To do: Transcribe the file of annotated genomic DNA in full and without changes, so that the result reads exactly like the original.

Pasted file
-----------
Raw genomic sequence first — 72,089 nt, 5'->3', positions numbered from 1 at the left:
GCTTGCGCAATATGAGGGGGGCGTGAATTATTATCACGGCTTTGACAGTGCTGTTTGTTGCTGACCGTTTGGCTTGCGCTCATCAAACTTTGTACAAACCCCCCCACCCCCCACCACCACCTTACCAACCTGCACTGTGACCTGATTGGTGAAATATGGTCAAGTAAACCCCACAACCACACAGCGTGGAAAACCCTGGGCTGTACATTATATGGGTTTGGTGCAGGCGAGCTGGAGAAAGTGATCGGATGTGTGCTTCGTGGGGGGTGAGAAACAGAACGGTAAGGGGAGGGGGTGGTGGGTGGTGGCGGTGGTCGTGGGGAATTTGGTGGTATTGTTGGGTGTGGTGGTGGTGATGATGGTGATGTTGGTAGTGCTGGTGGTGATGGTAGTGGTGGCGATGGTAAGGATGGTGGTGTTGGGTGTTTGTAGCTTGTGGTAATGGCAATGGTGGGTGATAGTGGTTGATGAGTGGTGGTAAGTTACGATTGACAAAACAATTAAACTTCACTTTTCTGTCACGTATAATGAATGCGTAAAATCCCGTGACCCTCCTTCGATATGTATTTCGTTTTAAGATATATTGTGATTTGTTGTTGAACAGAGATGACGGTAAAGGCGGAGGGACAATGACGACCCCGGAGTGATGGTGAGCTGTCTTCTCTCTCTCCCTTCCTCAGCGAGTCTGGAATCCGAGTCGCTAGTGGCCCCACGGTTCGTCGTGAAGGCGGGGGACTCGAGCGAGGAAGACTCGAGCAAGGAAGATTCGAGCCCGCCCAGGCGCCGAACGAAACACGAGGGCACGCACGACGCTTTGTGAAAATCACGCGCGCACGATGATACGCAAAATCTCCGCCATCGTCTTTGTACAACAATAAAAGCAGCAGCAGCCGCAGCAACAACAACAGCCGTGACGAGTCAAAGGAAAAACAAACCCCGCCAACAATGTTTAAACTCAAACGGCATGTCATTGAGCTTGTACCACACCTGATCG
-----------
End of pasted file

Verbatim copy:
Raw genomic sequence first — 72,089 nt, 5'->3', positions numbered from 1 at the left:
GCTTGCGCAATATGAGGGGGGCGTGAATTATTATCACGGCTTTGACAGTGCTGTTTGTTGCTGACCGTTTGGCTTGCGCTCATCAAACTTTGTACAAACCCCCCCACCCCCCACCACCACCTTACCAACCTGCACTGTGACCTGATTGGTGAAATATGGTCAAGTAAACCCCACAACCACACAGCGTGGAAAACCCTGGGCTGTACATTATATGGGTTTGGTGCAGGCGAGCTGGAGAAAGTGATCGGATGTGTGCTTCGTGGGGGGTGAGAAACAGAACGGTAAGGGGAGGGGGTGGTGGGTGGTGGCGGTGGTCGTGGGGAATTTGGTGGTATTGTTGGGTGTGGTGGTGGTGATGATGGTGATGTTGGTAGTGCTGGTGGTGATGGTAGTGGTGGCGATGGTAAGGATGGTGGTGTTGGGTGTTTGTAGCTTGTGGTAATGGCAATGGTGGGTGATAGTGGTTGATGAGTGGTGGTAAGTTACGATTGACAAAACAATTAAACTTCACTTTTCTGTCACGTATAATGAATGCGTAAAATCCCGTGACCCTCCTTCGATATGTATTTCGTTTTAAGATATATTGTGATTTGTTGTTGAACAGAGATGACGGTAAAGGCGGAGGGACAATGACGACCCCGGAGTGATGGTGAGCTGTCTTCTCTCTCTCCCTTCCTCAGCGAGTCTGGAATCCGAGTCGCTAGTGGCCCCACGGTTCGTCGTGAAGGCGGGGGACTCGAGCGAGGAAGACTCGAGCAAGGAAGATTCGAGCCCGCCCAGGCGCCGAACGAAACACGAGGGCACGCACGACGCTTTGTGAAAATCACGCGCGCACGATGATACGCAAAATCTCCGCCATCGTCTTTGTACAACAATAAAAGCAGCAGCAGCCGCAGCAACAACAACAGCCGTGACGAGTCAAAGGAAAAACAAACCCCGCCAACAATGTTTAAACTCAAACGGCATGTCATTGAGCTTGTACCACACCTGATCG